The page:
Exam answer: Monetary policy and economic growth | tutor2u Economics
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Exam answer: Monetary policy and economic growth

Here is a good student answer to this question: "To what extent is monetary policy the most effective way of stimulating economic growth? Refer to at least one example of a developed economy in your answer."

Monetary Policy relates to the policies employed by a central bank, currency board or other regulatory committee that affect the cost and supply of money and the policies largely fit into two categories: ‘conventional’ and ‘unconventional’ monetary policy.

Conventional monetary policy includes setting policy rates (the interest commercial banks earn when keeping their money with the central bank), possible intervention in the currency markets for example with managed floating (Zambia, India, Brazil), crawling peg (Jamaica, Croatia) or fixed peg (Bahrain, Denmark, Qatar) exchange rate systems and measures to affect credit creation for example changing the amount of cash that banks are required to keep in their vaults.

Central banks can also use unconventional methods, and many have done so since the Global Financial Crisis (GFC) in 2008.This includes Quantitative Easing (QE) whereby a central bank ‘creates’ money (digits on a screen) and uses it to buy up government debt from commercial banks, this pushes up the price on the bond which reduces long term interest rates in the economy and also improves the balance sheets of commercial banks in an attempt to stimulate household lending. The Bank of England’s QE programme lasted between 2007 and 2012, and in this period they created £375 billion worth of new money and the US Federal Reserve between 2007 and 2015 bought $3.7 trillion worth of government bonds.

Qualitative Easing (QE2) also fits into the category of ‘unconventional’. This is where a central banks extends QE to buying up the debt of corporations to improve their balance sheets which will hopefully stimulate investment. A more recent policy that is being tried out are negative interest rates. This means that commercial banks have to pay the central bank to keep deposits and so the hope is that they will lend out the money instead for example the Danish Central bank has imposed a negative interest rate since 2012 and yesterday the ECB announced it had dropped its deposit rate from -0.2% to -0.3%.

Since 2008, expansionary monetary policy has been a tool used by most of the developed world to stimulate their economy and the first way in which it has been employed is through a sustained period of ultra-low nominal interest rates. For example, the policy rate in the UK has been 0.5% since March 2009 and are likely to stay that low for at least another year or so with Mark Carney, Governor of the Bank of England saying last month that “now is not the time to raise interest rates”.

The first effect of low interest rates is that it should cause a depreciation in the exchange rate as for example the UK becomes a less profitable place to store money and so ‘hot’ money flows are reduced. This causes the relative value of the pound to fall and as the diagram shows between May 2008 and May 2009 the sterling fell by 25% against the dollar. The pound has continued along this course and has also fallen 4% since the start of this year. A depreciated currency makes importing relatively more expensive and British exports relatively cheaper. This helped the recovery of the UK economy and between January 2008 and January 2010, UK exports increased by around £3 billion and the UK’s balance of trade increased by the same amount in that period. This means that the UK has reduced the withdrawal on its economy created by the (X-M) component of Aggregate Demand (AD), which helps to move it to a healthier level of GDP.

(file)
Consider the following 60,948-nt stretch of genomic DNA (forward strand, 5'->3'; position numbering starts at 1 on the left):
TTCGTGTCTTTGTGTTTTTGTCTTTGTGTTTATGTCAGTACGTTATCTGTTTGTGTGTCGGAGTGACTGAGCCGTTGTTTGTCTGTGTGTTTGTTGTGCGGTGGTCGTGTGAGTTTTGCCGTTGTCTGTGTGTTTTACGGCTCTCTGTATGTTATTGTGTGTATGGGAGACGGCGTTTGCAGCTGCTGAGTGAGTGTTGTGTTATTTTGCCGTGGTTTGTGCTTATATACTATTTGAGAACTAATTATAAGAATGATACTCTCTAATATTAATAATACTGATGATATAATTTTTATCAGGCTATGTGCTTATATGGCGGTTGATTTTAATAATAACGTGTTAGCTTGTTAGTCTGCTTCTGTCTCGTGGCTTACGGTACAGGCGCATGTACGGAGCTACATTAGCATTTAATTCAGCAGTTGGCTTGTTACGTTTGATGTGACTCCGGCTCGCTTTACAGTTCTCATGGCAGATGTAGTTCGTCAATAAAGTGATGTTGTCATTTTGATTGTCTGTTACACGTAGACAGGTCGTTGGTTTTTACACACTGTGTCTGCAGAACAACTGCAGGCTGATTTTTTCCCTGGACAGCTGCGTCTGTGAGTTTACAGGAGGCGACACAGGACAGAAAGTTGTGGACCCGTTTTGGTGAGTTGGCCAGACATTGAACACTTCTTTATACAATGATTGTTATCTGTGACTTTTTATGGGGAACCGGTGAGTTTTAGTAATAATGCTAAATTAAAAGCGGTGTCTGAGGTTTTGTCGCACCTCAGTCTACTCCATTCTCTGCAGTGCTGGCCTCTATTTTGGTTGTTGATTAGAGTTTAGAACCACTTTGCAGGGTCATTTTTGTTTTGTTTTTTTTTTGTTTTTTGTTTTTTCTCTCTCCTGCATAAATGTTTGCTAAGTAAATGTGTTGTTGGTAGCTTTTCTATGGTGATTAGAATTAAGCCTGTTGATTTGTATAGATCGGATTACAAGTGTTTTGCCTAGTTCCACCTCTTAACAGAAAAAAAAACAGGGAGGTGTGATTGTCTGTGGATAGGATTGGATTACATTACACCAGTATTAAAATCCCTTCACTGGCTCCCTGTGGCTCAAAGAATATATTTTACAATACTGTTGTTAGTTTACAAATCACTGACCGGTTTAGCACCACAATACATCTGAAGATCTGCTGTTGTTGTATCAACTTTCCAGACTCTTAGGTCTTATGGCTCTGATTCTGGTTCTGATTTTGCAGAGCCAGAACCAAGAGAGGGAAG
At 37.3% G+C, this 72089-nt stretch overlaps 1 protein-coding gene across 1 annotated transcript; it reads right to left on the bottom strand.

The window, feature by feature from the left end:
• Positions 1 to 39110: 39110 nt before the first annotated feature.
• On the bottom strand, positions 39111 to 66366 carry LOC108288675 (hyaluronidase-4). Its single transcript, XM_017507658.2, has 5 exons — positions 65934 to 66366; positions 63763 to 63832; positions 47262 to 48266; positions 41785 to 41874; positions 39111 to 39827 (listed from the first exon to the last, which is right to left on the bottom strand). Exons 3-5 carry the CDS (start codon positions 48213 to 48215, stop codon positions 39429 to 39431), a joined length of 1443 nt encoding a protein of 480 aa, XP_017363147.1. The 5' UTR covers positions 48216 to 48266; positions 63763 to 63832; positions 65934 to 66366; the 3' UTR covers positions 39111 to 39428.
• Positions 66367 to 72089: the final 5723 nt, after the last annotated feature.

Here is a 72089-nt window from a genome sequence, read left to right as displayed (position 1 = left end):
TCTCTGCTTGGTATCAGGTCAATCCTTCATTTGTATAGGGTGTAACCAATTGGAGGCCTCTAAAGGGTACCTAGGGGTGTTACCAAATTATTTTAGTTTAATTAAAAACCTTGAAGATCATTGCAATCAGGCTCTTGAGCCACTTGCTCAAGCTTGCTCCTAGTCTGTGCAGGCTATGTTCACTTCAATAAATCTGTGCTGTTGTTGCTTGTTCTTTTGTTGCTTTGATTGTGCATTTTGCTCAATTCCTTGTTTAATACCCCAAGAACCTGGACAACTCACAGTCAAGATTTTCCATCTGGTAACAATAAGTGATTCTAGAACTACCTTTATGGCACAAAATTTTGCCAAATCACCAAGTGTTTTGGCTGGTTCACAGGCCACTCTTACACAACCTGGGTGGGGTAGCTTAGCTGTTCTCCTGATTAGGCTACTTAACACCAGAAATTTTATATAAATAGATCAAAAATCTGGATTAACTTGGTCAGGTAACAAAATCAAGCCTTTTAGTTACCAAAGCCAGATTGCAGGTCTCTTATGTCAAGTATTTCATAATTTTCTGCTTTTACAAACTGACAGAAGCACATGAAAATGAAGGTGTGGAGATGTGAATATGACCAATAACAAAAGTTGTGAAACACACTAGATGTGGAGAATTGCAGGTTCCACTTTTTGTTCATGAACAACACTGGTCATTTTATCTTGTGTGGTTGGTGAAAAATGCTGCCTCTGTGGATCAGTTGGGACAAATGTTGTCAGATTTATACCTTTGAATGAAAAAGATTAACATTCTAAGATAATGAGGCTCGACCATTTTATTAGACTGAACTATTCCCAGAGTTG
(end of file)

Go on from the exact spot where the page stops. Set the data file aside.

Statistic: Forecasted Bank Rate in the United Kingdom from 1st quarter 2014 to 1st quarter 2021 | Statista
Find more statistics at Statista

This effect does of course depend on the interest rates of other countries. In the period after the GFC, lowering interest rates was a common tactic for a developed economy and so the effect was not a large as desired for the UK economy. Furthermore, the extent to which domestic and foreign consumers expenditure switch to buy UK output does depend on the non-price competitiveness of UK goods such as their reliability and quality. Lower interest rates also attempt to have the effect of reducing the incentive to save, and therefore the savings ratio although this depends on deposit rates offered by commercial banks, not just the bank rate. The effect can also be outweighed by household fears of the economic climate and from January 2008 to July 2009, the UK savings ratio increased from-0.25 to 8.2%. Lower interest rates also makes borrowing cheaper, which can finance investment by firms and spending by consumers and the cost of credit falls. Mortgage costs tend also to fall, which means that homeowners are left with increased disposable income. Cheaper mortgages also tend to push up asset prices that may cause a positive wealth effect and therefore increased spending. However, both these effects only benefit homeowners and the percentage of UK homeowners reached its lowest point in 2014 for 25 years with only 65% of households being owner-occupiers. For those renting and trying to get on the housing ladder increasing house prices will increase their saving.